National Highlights Key, Labour Attacks, Greens Go Fresh

Article – Ian Llewellyn

Wellington – The opening political broadcast statements from the three largest parties all sent predictable message – National “Trust John Key’’ Labour – “You can’t trust National’’ and the Greens – “Trust us – we are nice’’.


National Highlights Key, Labour Attacks And Greens Go For Fresh

By Ian Llewellyn

ElectionResults.co.nz

Wellington – The opening political broadcast statements from the three largest parties all sent predictable message – National “Trust John Key’’ Labour – “You can’t trust National’’ and the Greens – “Trust us – we are nice’’.

National’s focussed on Key and they showed one thing that is obvious to anyone who has followed him closely – He is not very good at speeches, but very good when he just talks to people.

The National advert started with lots of shots of trains, roads and John Key. Key meeting Obama, Key meeting people, Key and more Key.

It then cut to a recreation of Key in a small public meeting.

Just like in real life, his speech bordered on the awful with stilted delivery banging the message that New Zealand was doing well despite the difficulties and National had a plan.

But when the programme changed to the question and answer format, it showed why Key goes down well at public meetings.

When he speaks to people and instead of talking at them Key comes across better, more natural and seemingly across a wide range of subjects.

The only thing missing was Key’s usual self-deprecating joke about his family life.

The message to voters was a vote for Key was a vote for a nice guy who was on top of his game.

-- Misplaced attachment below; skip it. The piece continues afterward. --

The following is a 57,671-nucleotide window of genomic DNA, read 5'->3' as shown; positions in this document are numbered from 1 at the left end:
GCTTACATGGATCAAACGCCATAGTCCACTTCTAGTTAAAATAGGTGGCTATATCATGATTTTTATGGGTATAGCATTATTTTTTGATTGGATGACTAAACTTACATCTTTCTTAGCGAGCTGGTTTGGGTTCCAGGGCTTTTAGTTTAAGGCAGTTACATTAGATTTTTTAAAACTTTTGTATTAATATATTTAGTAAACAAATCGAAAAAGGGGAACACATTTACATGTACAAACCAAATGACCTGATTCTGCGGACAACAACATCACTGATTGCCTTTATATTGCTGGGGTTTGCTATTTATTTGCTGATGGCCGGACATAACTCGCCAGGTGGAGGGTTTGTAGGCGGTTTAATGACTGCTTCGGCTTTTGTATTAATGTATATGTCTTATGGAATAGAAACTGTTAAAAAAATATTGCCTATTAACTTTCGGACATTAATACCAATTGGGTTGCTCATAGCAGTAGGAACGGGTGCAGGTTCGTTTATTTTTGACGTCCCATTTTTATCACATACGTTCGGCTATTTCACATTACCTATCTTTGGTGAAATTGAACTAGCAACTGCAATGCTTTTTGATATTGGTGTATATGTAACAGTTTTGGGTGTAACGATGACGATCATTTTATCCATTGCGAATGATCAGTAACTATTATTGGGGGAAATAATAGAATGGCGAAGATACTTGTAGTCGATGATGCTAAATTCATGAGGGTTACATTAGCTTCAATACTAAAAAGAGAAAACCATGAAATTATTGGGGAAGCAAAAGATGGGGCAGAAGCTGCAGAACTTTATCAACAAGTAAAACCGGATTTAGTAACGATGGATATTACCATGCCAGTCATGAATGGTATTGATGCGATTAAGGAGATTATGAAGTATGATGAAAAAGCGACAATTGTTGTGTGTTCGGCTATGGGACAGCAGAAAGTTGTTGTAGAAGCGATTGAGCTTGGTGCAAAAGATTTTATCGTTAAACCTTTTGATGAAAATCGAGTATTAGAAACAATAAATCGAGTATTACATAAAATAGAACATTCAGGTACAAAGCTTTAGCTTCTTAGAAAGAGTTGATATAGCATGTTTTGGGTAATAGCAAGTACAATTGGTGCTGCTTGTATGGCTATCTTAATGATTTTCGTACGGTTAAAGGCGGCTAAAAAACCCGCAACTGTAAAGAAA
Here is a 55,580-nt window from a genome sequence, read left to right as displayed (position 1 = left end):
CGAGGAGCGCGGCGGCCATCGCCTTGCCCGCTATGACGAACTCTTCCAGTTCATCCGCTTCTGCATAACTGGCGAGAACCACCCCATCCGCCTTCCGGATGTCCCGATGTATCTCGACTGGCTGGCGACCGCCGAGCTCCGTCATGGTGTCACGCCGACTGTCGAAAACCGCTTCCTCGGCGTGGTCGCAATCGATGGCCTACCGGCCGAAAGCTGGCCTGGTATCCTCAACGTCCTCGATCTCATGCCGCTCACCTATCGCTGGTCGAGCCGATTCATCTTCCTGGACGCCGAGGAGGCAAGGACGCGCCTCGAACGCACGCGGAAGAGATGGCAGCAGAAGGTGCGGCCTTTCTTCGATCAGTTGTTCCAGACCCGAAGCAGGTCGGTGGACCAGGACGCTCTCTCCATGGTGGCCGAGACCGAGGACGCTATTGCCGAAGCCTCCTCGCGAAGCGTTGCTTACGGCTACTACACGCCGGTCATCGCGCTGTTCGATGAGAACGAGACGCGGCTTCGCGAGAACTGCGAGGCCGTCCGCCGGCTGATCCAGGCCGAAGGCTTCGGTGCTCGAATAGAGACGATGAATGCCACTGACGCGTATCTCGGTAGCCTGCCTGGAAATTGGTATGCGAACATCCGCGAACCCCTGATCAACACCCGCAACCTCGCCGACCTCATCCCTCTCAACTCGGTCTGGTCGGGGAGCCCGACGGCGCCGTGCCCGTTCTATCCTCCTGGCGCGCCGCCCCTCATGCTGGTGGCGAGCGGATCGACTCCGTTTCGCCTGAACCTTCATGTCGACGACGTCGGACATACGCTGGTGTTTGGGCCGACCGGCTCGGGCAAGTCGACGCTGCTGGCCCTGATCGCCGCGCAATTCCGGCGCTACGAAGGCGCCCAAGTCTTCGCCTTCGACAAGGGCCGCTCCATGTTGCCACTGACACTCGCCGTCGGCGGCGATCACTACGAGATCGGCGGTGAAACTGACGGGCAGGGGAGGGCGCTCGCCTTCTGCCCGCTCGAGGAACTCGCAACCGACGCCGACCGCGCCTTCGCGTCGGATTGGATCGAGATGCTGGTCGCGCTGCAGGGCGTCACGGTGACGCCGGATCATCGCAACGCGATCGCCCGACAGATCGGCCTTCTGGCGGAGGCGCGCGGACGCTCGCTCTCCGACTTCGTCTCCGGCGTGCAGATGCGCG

He mentioned Labour just once.

center> National Party Opening Address

Labour Party Opening Address

Green Party Opening Address

Labour’s piece was half history lesson – half attack advert on National

It said Labour oldest political party was built on helping out hard done by workers with much about the legacy past leaders.

The first mention of National was the waterfront dispute in the 1950s – message you can’t trust National they smash unions.

National also dismantled Kirk’s Super fund, cheated to win an election and sold state assets.

Phil Goff made his way into the broadcast about a quarter of way through it and he talked about the history of Labour and how it helped his struggling family.

Then Damien O’Connnor and David Cunliffe, Jacinda Arden, Grant Robertson and others also talked about their families’ connections with Labour’s history and social justice issues

Then came the attacks on the current National Government – thick and fast

O’Connor said National believed that the trickle-down theory was “the rich pissing on the poor’’

Labour had learnt from its history and its mistakes.

National on the other hand believed in asset sales, ACC privatisation and inequality that will lead to riots and poverty.

The message was you can’t trust National and you can trust Labour.

The Greens were, well just the Greens – nice music, pretty shots of happy kids and an emphasis on social justice and a greener place for a “richer’’ NZ

Metiria Turei told her history as a solo mum who got herself a law degree and Russel Norman as an Aussie who saw the light and moved here.

The emphasis was on:

*creating “sustainable’’ jobs and businesses;

*Every kiwi kids “birth right’’ to swim in clean rivers and lakes; and

*Reducing child poverty through training allowances, a $15 minimum wage, extending Working for Families and minimum standards for rental property.

The underlying message was Green was fresh and its MPs could work with anyone – including National, though they did not mention Labour or National once.

ends

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